Courageous, insightful, and unsettling poems about war and family ties.

SHELLBACK

POEMS

A daughter recalls her relationship with her father, a World War II sailor, in this volume of poetry.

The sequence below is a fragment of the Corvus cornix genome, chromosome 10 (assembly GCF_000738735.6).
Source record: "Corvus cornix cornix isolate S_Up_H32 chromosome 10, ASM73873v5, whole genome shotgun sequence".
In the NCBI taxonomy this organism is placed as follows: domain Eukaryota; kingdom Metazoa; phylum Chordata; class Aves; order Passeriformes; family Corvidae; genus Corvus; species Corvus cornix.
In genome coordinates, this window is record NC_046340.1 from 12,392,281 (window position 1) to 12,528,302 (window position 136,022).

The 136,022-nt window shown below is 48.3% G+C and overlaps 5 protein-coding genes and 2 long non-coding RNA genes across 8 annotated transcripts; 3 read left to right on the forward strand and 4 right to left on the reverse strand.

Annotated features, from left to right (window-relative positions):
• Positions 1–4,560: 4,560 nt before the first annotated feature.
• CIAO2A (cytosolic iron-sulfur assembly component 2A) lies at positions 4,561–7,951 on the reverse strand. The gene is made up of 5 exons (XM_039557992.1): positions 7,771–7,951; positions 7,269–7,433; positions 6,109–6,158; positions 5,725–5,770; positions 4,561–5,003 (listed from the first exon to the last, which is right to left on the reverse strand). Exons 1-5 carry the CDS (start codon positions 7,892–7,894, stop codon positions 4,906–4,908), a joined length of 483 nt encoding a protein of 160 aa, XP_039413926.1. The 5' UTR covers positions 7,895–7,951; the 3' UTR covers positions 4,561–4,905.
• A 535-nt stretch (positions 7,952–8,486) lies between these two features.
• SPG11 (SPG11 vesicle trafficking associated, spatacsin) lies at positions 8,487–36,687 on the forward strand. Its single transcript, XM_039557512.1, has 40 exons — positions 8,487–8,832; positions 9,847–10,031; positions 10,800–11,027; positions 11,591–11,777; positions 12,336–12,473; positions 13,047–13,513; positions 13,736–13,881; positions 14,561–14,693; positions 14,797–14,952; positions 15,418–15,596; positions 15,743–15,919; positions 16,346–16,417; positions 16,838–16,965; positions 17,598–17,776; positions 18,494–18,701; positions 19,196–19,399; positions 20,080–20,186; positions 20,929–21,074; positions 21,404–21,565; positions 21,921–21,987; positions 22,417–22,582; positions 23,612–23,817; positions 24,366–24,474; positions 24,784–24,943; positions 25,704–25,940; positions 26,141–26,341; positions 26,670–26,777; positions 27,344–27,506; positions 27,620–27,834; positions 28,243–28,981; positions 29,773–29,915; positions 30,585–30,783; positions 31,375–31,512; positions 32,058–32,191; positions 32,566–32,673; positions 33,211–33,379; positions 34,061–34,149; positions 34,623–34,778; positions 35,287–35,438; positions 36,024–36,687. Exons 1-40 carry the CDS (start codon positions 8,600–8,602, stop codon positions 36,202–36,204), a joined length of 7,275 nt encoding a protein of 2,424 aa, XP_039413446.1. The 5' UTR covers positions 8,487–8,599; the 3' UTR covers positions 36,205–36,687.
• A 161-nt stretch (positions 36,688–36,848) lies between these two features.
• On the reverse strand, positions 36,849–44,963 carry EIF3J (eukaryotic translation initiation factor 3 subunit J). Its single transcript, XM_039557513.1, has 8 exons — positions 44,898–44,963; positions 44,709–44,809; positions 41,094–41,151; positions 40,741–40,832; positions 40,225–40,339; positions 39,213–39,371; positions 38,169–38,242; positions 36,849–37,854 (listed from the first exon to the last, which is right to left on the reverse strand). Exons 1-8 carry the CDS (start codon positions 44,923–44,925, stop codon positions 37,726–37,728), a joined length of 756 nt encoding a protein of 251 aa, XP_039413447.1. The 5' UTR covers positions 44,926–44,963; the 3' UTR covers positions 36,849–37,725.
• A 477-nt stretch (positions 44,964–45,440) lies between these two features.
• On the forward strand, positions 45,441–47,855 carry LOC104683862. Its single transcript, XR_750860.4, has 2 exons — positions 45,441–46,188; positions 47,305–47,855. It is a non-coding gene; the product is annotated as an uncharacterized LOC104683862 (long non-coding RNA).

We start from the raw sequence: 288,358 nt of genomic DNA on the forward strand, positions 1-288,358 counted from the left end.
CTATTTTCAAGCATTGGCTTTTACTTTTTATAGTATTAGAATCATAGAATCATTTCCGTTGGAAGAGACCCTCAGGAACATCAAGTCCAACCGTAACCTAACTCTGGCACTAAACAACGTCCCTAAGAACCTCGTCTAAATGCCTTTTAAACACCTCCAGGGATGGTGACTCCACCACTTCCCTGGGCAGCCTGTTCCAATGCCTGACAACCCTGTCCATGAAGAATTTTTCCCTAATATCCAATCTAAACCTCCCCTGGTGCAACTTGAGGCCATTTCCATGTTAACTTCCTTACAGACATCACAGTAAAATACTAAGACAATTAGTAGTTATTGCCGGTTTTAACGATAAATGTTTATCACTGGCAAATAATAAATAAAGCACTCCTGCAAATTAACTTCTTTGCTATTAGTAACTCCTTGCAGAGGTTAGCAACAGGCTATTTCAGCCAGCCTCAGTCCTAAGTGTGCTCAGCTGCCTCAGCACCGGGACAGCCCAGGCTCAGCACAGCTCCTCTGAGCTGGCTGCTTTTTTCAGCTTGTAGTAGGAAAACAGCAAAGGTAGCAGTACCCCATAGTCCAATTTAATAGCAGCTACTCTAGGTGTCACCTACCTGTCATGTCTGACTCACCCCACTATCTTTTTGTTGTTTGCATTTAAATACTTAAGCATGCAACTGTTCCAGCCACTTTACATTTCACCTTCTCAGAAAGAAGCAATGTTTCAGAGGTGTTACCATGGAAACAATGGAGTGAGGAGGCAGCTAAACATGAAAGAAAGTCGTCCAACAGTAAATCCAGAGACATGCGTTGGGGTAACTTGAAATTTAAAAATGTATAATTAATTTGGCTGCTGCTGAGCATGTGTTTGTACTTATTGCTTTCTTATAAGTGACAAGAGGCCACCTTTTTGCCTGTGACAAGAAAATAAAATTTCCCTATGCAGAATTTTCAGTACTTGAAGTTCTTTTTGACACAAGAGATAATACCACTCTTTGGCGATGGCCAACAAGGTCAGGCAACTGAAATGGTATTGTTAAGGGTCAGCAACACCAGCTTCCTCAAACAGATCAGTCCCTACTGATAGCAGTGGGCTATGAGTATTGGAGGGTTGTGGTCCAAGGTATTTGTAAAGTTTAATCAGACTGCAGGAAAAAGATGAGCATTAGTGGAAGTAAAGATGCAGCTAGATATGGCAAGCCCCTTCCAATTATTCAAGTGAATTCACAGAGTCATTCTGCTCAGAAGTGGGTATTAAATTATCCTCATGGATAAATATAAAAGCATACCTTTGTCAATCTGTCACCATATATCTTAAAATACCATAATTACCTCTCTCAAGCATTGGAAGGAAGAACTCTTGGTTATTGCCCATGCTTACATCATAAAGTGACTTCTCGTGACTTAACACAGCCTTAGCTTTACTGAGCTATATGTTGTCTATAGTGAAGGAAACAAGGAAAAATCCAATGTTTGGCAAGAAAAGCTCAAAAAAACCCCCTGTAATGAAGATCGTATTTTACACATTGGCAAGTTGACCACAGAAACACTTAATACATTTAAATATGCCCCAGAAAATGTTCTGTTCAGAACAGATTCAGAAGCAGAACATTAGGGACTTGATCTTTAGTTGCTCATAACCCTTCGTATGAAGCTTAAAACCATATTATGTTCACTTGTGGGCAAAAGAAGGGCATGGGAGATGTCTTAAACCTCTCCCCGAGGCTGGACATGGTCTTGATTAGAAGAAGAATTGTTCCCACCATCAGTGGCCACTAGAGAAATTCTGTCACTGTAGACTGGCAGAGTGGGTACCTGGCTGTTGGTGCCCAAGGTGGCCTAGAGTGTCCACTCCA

This collection opens with Osterman explaining that a “shellback” is a veteran sailor, particularly one who has taken part in an often brutal initiation ceremony after crossing the equator for the first time. The poems contained here recount events from the Pacific War theater, where the poet’s father served in the Navy, along with moments from her childhood and adulthood, including caring for her aging dad. Closing lines from the title poem summarize Osterman’s emotional quest: “This is one shellback’s daughter / trying to find that wiser self within / who can forgive these men.” She examines the psychological impact of war that reverberates through the lives of those who served. Poems such as “Portrait of My Father as a Dad” recall threats of punishment: “I’ll break every bone in your body if you don’t turn down that TV.” The author charts her pathway to forgiveness: “I let memories I can’t erase / rest in peace” and portrays her father’s struggle with aging and sickness. Osterman’s poetry is captivating in the way that it freshly describes the traditionally masculine endeavor of military combat. The poet includes her father’s spoken memories in italics: “Those shells were the size of a little league bat.” But in poems such as “Think of It,” childbirth is used to depict the destruction of the combat zone: “Ships giving birth— / landing tanks tumbling / from the monster hole, / scuttling to shore.” In doing so, she lends a vulnerability to the apparatus of war, which counters her father’s tough male bravado. But Osterman is also unafraid to face the shocking realities of battle. Describing the corpse of a kamikaze pilot, she notes: “He’s just a torso— / the end like a sponge / filled with blood.” The manner in which the poet captures her aging father’s descent into infirmity can be similarly unflinching yet never without a vein of tenderness: “Without muscle to sniff or swallow, your mouth / and nose let drain what’s left of your life. / I touch your shoulder. Happy Father’s Day, I say.” Set against the brutal backdrop of war, this is an emotionally perceptive, poignant, and thoughtfully nuanced examination of the father-daughter relationship.